MHI discusses the industry’s first-ever attempt to unify and set a course
U.S roadmap to align visions of suppliers, users, governments and academics
in the NewsBehind KION Group’s acquisition of Dematic UniCarriers Americas executives partner with Roosevelt University Brexit impact yet to be measured by U.S. logistics managers Rail carload and intermodal volumes fall for the week ending June 18, reports AAR BTS reports U.S.-NAFTA trade falls 3.2 percent in April More News
Earlier this month, a collection of industry associations announced a plan to develop a roadmap for the future of materials handling and logistics in the United States.
According to MHLRoadmap.org, “The mission of the U.S. Roadmap for Material Handling and Logistics is to assemble a broad community of thought leaders with a stake in the future of material handling and logistics technologies and practices to create an industry roadmap that will increase productivity, reduce costs, create jobs and improve the global competitiveness of the United States.”
The broad, industry-wide effort will create a blueprint of market, technological and developmental priorities that are needed to accomplish long-term industry goals. The process will begin with four two-day roundtable-style meetings to bring together more than 130 thought leaders and experts from a variety of backgrounds, including industry, academia and government.
Material Handling Industry is providing administrative and financial support for the development of the Roadmap. Modern caught up with Gary Forger, senior vice president, professional development at MHI, to get a sense of the origin and objectives of the roadmap. Forger said the roadmap was unlike anything that has ever been attempted.
“Right now, the industry lacks a unified vision,” he said. “This is an effort to help organize an industry that has never tried to come together like this before. It’s an opportunity for people with vision for the industry’s future to formalize what they and their peers have been working toward and then to put together a roadmap.”
At the conclusion of the four sessions, information collected from each will be aggregated and released as a report before the end of the year, Forger said. “We will have built a community, we will have brought people together who don’t usually talk to each other, and it’s an opportunity to align with what’s going on, whether you’re a supplier, end-user, academic, government or non-governmental organization.”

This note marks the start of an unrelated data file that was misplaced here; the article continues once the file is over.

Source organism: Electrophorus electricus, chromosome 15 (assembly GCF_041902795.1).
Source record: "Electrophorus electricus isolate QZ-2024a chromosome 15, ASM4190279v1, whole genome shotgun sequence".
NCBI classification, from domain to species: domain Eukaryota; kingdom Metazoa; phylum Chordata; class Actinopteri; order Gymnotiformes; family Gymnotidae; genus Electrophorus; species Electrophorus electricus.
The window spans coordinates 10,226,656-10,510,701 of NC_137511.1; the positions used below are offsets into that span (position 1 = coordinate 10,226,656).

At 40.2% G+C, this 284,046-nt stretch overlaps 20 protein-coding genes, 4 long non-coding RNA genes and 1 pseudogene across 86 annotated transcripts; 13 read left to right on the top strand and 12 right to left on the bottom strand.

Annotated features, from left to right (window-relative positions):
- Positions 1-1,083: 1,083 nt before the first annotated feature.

Event dates are:
April 16-17 in Atlanta
May 7-8 Washington, D.C.
June 4-5 in Los Angeles
June 26-27 in Chicago
Partners developing the Roadmap include:
Center for Excellence in Logistics and Distribution (CELDi)
College Industry Council on Material Handling Education (CICMHE)
Warehousing Education and Research Council (WERC)
Material Handling Equipment Distributors Association (MHEDA)
Modern Materials Handling
Supply Chain Management Review
Call for roadmap participants
The MHL Roadmap is currently seeking thought leaders to participate in the upcoming workshops. Participation will not only provide the recognition of being a part of the development of this strategic industry initiative but will enable participants to:
-Identify the challenges and opportunities facing material handling and logistics in the movement of resources and goods within and between facilities in the supply chain
-Develop recommended actions that will advance material handling and logistics technologies, practices and workforce development in the next 3, 5, 10 years
-Raise general awareness of the importance of material handling and logistics to our standard of living and competitive position in the world
-Educate government on key issues to the material handling and logistics industry
-Generate ongoing dialog among thought leaders about material handling and logistics issues and performance levels
About the AuthorJosh Bond Josh Bond is Senior Editor for Modern, and was formerly Modern’s lift truck columnist and associate editor. He has a degree in Journalism from Keene State College and has studied business management at Franklin Pierce University.
Subscribe to Logistics Management Magazine!Subscribe today. It's FREE!
Get timely insider information that you can use to better manage your entire logistics operation.
Start your FREE subscription today!
WMS Update: What do we need to run a WMS? Supply Chain Software Convergence: Synchronization Realized View More From this Issue